Of Island Soldiers and Desert Wars

Guam Battalion headquarters staff. Camp Pheonix, Kabul, Afghanistan 2013 | Ben Bohane


The Pacific islands have also been touched by the Afghan conflict and recent crisis, writes Ben Bohane.

The sudden fall of Kabul has sent shock waves around the world, including the Pacific islands.

It marks the end of an era – America’s longest war (Australia’s too) wrapped up in a hasty and undignified exit as many of Afghanistan’s own citizens clamor to get out rather than stay under the Taliban’s harsh Islamic rule.

Some Pacific nations like Fiji have had to react quickly to get contractors out while Vanuatu is also seeking to help Afghans granted Vanuatu citizenship. Guam was suggested as a base for refugee visa processing.

More significantly, several thousand Pacific islanders also served there as soldiers or contractors, even geologists during the 20-year war.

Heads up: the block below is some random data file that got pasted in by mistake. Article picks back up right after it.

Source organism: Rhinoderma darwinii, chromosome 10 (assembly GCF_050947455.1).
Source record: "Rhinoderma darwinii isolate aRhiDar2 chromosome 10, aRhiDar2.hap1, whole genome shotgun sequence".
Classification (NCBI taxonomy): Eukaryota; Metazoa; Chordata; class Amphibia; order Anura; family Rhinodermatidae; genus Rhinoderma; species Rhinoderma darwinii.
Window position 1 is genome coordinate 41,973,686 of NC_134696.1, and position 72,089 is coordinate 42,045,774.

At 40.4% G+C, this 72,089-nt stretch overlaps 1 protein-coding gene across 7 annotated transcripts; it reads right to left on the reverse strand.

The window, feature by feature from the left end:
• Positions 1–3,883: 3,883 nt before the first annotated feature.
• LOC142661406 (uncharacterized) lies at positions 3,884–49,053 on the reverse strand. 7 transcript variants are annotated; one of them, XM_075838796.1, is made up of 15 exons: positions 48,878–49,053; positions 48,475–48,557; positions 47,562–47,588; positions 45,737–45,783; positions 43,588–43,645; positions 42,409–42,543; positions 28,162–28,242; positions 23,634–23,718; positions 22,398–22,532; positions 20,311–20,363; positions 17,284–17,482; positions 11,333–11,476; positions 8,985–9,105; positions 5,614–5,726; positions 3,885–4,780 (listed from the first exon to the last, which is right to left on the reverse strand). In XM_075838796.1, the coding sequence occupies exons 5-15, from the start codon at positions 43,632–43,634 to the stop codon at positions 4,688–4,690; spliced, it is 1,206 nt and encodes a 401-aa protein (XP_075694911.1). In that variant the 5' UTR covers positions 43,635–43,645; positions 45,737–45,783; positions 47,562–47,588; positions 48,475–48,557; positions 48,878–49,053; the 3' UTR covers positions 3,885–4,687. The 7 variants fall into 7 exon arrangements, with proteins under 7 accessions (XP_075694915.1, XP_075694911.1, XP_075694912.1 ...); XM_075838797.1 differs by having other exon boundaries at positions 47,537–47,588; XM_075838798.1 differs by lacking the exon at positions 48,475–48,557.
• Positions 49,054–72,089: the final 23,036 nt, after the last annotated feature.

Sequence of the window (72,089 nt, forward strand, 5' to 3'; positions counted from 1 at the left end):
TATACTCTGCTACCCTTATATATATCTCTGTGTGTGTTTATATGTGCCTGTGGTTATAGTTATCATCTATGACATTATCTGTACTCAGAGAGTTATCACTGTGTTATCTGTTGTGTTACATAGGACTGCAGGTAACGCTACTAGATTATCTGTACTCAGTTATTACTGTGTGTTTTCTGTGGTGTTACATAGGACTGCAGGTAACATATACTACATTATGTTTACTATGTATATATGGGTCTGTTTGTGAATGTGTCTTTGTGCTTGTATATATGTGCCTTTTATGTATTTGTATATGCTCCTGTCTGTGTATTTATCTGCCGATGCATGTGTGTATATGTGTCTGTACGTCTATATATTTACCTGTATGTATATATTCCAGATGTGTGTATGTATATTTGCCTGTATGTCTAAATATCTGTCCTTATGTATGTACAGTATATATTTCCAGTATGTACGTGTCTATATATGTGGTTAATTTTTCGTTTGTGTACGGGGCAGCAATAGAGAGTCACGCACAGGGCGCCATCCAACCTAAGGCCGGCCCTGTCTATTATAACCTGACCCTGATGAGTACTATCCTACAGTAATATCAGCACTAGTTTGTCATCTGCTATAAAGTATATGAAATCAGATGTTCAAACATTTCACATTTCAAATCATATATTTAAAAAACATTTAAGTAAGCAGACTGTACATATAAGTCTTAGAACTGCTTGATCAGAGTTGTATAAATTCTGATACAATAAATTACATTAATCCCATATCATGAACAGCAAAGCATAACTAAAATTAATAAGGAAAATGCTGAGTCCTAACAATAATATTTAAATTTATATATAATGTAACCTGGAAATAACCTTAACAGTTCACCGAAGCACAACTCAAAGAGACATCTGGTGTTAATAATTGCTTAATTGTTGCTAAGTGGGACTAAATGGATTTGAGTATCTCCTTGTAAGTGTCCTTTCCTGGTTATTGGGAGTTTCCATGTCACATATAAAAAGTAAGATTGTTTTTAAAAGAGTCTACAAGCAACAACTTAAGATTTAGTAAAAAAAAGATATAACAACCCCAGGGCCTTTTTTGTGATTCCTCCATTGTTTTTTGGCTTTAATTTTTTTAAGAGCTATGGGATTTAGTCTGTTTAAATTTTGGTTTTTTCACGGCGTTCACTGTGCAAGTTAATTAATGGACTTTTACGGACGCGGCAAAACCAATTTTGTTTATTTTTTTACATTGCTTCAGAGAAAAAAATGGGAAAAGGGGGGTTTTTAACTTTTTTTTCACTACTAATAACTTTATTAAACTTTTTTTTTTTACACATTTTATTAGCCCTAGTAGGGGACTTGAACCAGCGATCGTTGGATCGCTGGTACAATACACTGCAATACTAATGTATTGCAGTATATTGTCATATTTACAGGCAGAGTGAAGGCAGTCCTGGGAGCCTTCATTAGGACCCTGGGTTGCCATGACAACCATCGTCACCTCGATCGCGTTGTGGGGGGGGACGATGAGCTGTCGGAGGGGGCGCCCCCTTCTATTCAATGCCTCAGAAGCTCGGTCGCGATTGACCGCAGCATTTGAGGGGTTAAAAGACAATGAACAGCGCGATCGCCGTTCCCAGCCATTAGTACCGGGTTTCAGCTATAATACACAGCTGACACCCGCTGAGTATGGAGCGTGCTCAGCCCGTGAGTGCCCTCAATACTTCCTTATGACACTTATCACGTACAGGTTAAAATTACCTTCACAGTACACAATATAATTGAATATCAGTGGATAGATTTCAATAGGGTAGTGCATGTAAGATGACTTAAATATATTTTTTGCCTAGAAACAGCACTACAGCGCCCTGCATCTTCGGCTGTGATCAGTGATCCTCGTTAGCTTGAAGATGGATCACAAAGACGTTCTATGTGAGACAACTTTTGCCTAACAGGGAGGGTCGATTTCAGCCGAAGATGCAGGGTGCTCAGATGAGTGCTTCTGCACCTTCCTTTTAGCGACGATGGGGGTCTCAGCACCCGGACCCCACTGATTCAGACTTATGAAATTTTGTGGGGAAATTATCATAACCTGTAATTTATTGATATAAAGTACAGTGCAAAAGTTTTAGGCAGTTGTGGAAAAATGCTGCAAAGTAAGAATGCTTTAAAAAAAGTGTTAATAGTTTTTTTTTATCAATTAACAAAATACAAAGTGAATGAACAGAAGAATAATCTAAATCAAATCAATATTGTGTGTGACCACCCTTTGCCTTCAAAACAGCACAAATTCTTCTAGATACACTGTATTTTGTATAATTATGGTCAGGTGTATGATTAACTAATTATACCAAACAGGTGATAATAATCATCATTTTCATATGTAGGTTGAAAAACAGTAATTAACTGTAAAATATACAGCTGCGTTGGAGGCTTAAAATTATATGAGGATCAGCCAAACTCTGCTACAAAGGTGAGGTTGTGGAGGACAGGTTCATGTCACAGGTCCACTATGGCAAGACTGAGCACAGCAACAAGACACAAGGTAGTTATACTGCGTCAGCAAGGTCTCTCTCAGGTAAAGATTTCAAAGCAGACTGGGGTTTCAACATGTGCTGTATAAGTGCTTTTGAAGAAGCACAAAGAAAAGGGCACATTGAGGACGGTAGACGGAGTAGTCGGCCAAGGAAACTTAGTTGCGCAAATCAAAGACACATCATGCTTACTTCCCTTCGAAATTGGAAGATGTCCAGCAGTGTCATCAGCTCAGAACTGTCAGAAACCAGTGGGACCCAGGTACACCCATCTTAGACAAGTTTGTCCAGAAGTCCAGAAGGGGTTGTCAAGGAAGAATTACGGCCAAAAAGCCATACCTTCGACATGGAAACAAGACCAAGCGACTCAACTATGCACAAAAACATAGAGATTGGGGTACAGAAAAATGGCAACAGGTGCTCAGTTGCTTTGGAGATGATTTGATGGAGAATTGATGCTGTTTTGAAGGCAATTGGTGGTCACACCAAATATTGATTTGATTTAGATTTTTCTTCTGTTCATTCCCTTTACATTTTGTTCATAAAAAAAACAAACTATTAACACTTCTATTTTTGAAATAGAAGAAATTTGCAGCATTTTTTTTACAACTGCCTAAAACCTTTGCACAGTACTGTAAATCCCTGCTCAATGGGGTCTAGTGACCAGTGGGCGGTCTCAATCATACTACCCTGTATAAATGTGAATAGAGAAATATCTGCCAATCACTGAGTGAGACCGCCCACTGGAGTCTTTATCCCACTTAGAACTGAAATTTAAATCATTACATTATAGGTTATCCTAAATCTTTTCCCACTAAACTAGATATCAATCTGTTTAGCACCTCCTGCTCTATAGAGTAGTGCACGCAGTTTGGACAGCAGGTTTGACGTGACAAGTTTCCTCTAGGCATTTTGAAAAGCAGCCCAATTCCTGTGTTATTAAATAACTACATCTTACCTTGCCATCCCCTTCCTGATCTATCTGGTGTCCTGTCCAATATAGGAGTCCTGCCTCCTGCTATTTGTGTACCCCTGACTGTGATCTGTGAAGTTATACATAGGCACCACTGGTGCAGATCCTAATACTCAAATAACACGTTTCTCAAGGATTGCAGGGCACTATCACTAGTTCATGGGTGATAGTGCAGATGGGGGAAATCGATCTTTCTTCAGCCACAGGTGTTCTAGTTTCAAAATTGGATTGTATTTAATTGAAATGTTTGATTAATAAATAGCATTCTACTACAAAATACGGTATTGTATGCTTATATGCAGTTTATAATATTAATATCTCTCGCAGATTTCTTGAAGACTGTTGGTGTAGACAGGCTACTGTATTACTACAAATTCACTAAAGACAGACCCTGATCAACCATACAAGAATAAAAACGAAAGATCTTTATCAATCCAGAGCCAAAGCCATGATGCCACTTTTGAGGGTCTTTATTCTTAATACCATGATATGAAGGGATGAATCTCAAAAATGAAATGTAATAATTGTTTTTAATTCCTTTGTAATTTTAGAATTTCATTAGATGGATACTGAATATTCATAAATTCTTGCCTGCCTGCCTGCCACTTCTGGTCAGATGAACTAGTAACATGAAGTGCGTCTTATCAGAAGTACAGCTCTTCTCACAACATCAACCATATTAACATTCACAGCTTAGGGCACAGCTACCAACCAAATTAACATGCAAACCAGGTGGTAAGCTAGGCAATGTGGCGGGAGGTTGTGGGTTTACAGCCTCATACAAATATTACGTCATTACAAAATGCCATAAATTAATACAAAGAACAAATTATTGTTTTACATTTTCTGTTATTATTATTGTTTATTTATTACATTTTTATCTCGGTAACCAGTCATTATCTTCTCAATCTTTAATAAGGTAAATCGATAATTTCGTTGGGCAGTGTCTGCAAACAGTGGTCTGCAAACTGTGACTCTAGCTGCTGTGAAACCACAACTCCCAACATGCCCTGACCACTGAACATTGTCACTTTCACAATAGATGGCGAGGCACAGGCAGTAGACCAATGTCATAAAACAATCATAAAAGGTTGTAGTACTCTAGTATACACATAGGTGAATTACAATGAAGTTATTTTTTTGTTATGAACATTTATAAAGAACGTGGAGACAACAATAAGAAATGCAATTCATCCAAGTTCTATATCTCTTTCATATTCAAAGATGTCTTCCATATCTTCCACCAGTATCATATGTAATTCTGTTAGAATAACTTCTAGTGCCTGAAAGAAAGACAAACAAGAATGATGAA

The Pacific, particularly Micronesia, has paid a high price for its involvement. More than a dozen Micronesian soldiers were killed there, including 11 from Guam. At least 10 died from Fiji. Australia lost 41 and New Zealand 10. Dozens were badly wounded and many continue to suffer PTSD and the after-effects of war. In small island states, even one death sends a tragic, ripple effect through the whole community. Yet some Guam soldiers say they have no regrets about their involvement in the Afghan war.

My first trip to Afghanistan in 1992 had been to cover the Mujahedin takeover not long after the Russian withdrawl. For a brief moment then it looked like the war was over, yet almost immediately different Muj factions began fighting amongst themselves for control, ultimately leading to the rise of the Taliban by 1996.

Then I’d noticed when travelling through Guam during the early 2000s how flags at the international airport seemed semi-permanently at half mast, while on the airport foyer wall hung portraits of local soldiers killed in Iraq and Afghanistan. Eventually they ran out of wall space and had to install a video panel which flicked through the war dead on screen.